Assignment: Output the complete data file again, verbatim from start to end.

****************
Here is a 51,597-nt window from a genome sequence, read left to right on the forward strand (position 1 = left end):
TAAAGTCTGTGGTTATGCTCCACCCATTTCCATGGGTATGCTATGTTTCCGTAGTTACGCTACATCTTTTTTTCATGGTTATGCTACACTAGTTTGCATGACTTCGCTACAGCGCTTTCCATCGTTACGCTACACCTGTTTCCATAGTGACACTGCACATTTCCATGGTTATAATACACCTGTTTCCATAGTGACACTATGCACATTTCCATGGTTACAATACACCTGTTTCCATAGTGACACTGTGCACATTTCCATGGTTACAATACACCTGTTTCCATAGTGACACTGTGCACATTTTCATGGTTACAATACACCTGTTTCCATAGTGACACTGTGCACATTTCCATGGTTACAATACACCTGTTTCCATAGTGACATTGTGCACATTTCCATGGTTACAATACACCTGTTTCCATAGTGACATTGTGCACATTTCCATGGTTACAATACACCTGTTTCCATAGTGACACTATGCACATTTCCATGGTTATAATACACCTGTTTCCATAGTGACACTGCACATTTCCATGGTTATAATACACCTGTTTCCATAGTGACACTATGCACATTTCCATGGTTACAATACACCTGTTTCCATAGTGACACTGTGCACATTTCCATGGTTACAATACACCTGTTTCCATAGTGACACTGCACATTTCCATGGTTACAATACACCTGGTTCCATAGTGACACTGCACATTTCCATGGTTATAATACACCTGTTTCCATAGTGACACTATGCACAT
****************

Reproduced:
Here is a 51,597-nt window from a genome sequence, read left to right on the forward strand (position 1 = left end):
TAAAGTCTGTGGTTATGCTCCACCCATTTCCATGGGTATGCTATGTTTCCGTAGTTACGCTACATCTTTTTTTCATGGTTATGCTACACTAGTTTGCATGACTTCGCTACAGCGCTTTCCATCGTTACGCTACACCTGTTTCCATAGTGACACTGCACATTTCCATGGTTATAATACACCTGTTTCCATAGTGACACTATGCACATTTCCATGGTTACAATACACCTGTTTCCATAGTGACACTGTGCACATTTCCATGGTTACAATACACCTGTTTCCATAGTGACACTGTGCACATTTTCATGGTTACAATACACCTGTTTCCATAGTGACACTGTGCACATTTCCATGGTTACAATACACCTGTTTCCATAGTGACATTGTGCACATTTCCATGGTTACAATACACCTGTTTCCATAGTGACATTGTGCACATTTCCATGGTTACAATACACCTGTTTCCATAGTGACACTATGCACATTTCCATGGTTATAATACACCTGTTTCCATAGTGACACTGCACATTTCCATGGTTATAATACACCTGTTTCCATAGTGACACTATGCACATTTCCATGGTTACAATACACCTGTTTCCATAGTGACACTGTGCACATTTCCATGGTTACAATACACCTGTTTCCATAGTGACACTGCACATTTCCATGGTTACAATACACCTGGTTCCATAGTGACACTGCACATTTCCATGGTTATAATACACCTGTTTCCATAGTGACACTATGCACAT